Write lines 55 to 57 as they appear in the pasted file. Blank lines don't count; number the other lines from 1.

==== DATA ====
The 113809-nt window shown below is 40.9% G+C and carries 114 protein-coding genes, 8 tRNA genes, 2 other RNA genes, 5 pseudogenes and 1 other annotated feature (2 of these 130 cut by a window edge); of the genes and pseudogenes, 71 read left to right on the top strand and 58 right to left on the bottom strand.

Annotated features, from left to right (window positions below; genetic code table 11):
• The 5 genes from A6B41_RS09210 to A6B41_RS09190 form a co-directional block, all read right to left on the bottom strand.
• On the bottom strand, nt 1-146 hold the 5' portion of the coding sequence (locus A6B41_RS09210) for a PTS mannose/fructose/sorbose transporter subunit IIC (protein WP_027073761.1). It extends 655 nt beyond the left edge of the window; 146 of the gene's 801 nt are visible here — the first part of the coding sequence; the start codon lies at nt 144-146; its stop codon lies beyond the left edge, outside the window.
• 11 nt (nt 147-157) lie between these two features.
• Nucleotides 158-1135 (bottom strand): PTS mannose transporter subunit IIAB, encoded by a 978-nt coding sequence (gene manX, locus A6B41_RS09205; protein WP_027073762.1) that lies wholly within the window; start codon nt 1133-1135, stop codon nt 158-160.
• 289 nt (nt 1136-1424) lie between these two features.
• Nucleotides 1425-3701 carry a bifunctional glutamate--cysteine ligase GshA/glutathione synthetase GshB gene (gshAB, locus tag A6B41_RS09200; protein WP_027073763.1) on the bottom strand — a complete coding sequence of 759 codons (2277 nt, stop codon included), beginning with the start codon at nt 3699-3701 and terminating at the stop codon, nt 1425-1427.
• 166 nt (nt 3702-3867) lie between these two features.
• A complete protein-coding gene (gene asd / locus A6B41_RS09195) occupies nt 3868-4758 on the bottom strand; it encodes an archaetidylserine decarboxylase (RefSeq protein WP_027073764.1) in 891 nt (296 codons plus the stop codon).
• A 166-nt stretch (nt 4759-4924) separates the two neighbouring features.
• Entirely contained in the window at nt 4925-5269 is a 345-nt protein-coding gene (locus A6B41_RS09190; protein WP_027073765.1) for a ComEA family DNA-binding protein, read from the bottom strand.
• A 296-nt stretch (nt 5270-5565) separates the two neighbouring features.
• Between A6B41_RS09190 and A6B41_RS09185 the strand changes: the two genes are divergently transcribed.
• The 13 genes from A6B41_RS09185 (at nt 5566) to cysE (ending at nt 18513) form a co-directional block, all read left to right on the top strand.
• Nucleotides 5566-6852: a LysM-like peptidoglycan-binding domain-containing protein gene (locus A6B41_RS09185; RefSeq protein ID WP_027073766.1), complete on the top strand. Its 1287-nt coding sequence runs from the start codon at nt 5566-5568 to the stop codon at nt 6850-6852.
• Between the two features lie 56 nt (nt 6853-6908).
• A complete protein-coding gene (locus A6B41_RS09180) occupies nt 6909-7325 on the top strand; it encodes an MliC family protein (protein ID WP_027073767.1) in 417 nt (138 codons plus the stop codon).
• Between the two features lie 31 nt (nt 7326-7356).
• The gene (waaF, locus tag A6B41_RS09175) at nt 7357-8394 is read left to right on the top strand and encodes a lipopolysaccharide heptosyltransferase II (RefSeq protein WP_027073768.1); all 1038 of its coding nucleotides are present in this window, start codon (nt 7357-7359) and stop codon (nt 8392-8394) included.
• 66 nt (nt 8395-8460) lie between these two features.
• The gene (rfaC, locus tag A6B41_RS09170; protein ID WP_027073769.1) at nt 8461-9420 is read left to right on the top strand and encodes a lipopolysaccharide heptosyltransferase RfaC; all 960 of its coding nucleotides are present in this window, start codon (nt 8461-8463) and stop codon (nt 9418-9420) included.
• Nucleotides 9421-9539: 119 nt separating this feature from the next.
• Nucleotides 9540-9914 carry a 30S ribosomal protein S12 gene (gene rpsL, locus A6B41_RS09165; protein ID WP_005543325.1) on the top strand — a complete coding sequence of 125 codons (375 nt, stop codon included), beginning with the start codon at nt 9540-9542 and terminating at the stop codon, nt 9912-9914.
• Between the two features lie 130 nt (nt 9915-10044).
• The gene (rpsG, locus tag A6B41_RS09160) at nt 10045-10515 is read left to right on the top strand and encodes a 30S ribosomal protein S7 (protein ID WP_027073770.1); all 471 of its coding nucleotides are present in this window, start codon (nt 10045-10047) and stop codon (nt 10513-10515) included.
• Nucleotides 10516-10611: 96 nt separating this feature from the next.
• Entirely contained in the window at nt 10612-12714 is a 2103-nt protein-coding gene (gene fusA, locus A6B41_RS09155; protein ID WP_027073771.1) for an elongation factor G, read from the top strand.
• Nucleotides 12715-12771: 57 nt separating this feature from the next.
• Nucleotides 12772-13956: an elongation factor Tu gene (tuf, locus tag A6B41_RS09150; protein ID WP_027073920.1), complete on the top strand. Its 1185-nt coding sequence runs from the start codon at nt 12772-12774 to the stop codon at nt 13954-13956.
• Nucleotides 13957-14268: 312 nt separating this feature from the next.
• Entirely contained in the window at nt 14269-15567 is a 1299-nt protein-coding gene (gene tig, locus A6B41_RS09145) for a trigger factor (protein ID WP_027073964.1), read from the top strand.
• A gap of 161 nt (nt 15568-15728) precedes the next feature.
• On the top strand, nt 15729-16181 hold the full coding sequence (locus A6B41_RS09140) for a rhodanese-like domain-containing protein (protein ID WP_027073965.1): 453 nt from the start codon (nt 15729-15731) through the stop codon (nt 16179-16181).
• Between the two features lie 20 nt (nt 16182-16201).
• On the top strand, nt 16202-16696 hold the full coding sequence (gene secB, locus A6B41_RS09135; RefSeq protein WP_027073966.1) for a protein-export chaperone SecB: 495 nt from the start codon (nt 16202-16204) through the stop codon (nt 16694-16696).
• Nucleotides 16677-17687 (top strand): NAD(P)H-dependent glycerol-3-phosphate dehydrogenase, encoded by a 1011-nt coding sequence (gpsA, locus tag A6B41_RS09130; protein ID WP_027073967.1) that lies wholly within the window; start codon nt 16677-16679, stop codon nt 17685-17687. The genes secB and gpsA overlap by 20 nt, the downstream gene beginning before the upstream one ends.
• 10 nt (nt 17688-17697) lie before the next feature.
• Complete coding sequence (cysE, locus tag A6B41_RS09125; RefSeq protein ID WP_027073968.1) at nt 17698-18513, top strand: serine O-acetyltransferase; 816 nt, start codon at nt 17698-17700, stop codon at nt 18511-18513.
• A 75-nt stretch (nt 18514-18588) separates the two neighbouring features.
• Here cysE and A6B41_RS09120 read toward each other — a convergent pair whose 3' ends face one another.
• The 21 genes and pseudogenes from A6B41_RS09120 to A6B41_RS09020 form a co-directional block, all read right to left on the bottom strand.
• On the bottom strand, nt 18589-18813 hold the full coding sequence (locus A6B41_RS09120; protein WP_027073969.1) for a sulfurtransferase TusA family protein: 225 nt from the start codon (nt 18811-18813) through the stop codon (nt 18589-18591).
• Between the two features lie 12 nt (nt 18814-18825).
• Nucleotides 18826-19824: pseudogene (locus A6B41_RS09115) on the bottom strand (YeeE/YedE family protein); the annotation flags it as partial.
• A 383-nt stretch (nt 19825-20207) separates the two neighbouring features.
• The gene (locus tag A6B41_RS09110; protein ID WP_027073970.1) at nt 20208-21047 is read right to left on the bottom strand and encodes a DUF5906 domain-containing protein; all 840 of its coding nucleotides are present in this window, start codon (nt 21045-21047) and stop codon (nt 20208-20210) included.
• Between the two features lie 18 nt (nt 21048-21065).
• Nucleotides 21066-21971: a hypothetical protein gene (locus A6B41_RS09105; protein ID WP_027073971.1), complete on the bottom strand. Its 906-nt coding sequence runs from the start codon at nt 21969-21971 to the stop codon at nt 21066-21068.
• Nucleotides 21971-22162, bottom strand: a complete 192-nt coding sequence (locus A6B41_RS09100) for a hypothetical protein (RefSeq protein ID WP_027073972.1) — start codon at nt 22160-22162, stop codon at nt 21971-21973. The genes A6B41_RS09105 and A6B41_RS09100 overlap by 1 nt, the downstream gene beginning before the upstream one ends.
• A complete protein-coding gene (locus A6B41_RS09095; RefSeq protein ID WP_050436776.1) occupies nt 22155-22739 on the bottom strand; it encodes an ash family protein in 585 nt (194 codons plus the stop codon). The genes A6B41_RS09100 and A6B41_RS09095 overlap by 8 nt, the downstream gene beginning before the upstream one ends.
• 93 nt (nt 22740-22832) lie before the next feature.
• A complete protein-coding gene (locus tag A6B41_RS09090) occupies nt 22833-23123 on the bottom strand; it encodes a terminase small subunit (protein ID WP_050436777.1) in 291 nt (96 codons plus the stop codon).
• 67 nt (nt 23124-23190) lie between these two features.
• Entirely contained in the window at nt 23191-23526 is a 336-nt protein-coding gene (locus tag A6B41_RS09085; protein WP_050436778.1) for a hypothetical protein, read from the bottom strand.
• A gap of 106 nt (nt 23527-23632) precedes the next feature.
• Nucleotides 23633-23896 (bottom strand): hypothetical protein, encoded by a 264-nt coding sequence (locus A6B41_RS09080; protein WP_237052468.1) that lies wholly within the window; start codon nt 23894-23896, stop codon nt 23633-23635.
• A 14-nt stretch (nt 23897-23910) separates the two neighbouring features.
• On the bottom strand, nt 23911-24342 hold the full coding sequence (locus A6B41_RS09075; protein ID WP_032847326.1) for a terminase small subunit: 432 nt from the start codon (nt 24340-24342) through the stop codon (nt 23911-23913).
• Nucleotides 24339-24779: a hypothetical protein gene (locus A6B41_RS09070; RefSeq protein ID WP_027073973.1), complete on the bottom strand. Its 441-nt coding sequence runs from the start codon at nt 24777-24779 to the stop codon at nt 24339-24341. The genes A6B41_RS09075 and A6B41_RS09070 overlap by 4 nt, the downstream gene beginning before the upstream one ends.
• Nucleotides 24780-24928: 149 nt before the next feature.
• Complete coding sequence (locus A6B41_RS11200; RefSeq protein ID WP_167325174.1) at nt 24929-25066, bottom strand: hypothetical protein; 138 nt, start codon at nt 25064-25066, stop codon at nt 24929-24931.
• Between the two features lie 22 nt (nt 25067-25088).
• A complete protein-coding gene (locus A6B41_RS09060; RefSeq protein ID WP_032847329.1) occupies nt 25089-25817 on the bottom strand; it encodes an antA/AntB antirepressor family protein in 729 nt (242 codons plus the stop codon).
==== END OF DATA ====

• Entirely contained in the window at nt 23191-23526 is a 336-nt protein-coding gene (locus tag A6B41_RS09085; protein WP_050436778.1) for a hypothetical protein, read from the bottom strand.
• A gap of 106 nt (nt 23527-23632) precedes the next feature.
• Nucleotides 23633-23896 (bottom strand): hypothetical protein, encoded by a 264-nt coding sequence (locus A6B41_RS09080; protein WP_237052468.1) that lies wholly within the window; start codon nt 23894-23896, stop codon nt 23633-23635.